Speaking to the TUC in Bournemouth he likened the controversial zero hours contracts to something out of the Victorian era rather than the 21st century. However, he did acknowledge that not all such contracts were bad.
This has been the concern of freelancers and high earning contractors who feel that any attempts to outlaw zero hours contracts to protect vulnerable workers could impact on their own flexzibility and working practices.
With a theme of yes to flexibility, but no to exploitation, Ed Miliband said: "There are some kinds of these contracts which are useful. For locum doctors. Or supply teachers at schools. Or sometimes, young people working in bars. But zero hours contracts have been terribly misused.
"....the worst of these practices owe more to the Victorian era than they do to the kind of workplace we should have in the 21st century. It’s wrong. And the next Labour government will put things right.
"We’ll ban zero hours contracts which require workers to work exclusively for one business. We’ll stop zero hours contracts which require workers to be on call all day without any guarantee of work. And we’ll end zero hours contracts where workers are working regular hours but are denied a regular contract."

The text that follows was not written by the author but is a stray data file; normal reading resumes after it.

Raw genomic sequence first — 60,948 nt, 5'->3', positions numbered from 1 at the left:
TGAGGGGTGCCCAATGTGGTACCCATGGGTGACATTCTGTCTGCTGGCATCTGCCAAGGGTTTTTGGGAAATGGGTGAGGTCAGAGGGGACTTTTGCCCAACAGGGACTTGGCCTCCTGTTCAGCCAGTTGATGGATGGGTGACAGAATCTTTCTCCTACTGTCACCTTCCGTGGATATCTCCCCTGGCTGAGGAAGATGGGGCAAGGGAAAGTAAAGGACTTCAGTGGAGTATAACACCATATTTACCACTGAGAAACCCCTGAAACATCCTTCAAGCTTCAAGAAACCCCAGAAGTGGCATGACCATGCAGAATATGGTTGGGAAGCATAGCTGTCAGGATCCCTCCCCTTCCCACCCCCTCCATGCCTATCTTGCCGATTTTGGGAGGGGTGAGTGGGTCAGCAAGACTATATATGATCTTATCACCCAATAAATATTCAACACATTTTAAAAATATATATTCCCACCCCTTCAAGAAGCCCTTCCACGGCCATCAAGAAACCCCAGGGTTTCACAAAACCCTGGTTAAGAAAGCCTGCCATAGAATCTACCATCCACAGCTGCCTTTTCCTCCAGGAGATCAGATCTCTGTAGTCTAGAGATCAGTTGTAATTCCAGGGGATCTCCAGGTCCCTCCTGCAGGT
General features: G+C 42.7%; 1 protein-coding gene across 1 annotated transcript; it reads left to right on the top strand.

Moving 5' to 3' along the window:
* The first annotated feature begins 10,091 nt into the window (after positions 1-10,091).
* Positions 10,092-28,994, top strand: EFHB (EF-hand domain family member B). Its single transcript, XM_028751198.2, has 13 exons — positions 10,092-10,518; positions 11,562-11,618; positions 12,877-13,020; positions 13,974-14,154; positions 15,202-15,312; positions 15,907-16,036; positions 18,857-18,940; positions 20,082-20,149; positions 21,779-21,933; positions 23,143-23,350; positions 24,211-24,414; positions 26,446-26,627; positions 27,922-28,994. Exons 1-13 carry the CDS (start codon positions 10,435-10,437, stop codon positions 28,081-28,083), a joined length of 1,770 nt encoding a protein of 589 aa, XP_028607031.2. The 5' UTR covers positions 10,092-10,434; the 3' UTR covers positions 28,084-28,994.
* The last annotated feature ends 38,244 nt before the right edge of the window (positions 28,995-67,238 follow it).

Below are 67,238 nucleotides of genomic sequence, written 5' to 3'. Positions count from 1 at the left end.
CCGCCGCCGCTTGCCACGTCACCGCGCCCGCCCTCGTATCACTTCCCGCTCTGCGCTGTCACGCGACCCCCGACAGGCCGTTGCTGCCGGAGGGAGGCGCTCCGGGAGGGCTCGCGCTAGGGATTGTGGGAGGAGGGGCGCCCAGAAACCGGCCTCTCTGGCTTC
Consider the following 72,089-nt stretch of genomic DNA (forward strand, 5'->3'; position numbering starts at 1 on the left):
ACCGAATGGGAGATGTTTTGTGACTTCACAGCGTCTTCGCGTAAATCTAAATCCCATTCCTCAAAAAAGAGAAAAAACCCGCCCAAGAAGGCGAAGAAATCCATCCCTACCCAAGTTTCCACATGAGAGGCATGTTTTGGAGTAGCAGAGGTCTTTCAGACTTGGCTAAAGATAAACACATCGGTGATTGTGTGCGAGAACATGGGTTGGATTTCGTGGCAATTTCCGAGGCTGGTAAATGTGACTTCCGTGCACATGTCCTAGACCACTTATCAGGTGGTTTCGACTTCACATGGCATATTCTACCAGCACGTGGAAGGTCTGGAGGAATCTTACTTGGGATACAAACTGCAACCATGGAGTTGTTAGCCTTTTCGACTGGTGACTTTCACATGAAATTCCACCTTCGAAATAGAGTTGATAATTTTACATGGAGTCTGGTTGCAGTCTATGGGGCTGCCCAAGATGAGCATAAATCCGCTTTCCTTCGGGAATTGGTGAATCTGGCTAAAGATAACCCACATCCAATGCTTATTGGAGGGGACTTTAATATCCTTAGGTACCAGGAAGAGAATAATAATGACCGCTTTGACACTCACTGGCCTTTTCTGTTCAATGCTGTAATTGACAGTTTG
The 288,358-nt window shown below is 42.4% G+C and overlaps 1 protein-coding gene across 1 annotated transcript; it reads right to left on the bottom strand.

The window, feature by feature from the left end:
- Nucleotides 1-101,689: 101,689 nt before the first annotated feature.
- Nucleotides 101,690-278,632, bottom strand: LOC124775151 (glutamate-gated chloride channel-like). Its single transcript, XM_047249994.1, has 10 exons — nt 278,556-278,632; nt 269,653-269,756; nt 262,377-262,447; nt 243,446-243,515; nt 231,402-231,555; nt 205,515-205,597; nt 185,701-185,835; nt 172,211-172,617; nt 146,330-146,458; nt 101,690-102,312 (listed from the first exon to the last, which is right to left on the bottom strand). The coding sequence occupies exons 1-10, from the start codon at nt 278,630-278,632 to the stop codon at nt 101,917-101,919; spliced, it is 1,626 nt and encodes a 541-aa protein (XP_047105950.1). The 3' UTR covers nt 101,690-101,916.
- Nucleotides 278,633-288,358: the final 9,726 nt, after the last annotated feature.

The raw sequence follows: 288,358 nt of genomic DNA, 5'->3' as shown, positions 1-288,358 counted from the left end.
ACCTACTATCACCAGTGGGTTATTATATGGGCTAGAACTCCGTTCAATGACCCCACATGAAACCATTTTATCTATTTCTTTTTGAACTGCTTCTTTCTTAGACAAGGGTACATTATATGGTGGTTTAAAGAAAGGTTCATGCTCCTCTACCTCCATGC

He has also commissioned HR leader Norman Pickavance to chair an independent consultation and review into the use of zero hour contracts in the UK.
Mr Pickavance responded by saying that he intended to take a step back to understand what was going on, amid a 'lot of myths and misunderstandings.
The Association of Recruitment Consultancies (ARC) responded positively to moves to better understand the zero hour contracts controversy.
They welcomed Mr Pickavance’s appointment and Chairman Adrian Marlowe said: “We agree with Norman Pickavance’s statement that myths and misunderstanding exist around the use of such contracts. These do need to be clarified as we do not accept that all zero hour contracts are the ‘devil’s work’ and we look forward to the Labour Party report on the subject in January.
“A flexible workforce is important to the UK economy but also that unfairness can arise if an employer prevents a worker taking up job opportunities elsewhere. This is the type of exploitation which Ed Miliband has pledged to ban; I’m pleased to say that within the recruitment industry such restrictive practices are already unlawful."
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Susie Hughes © Shout99 2013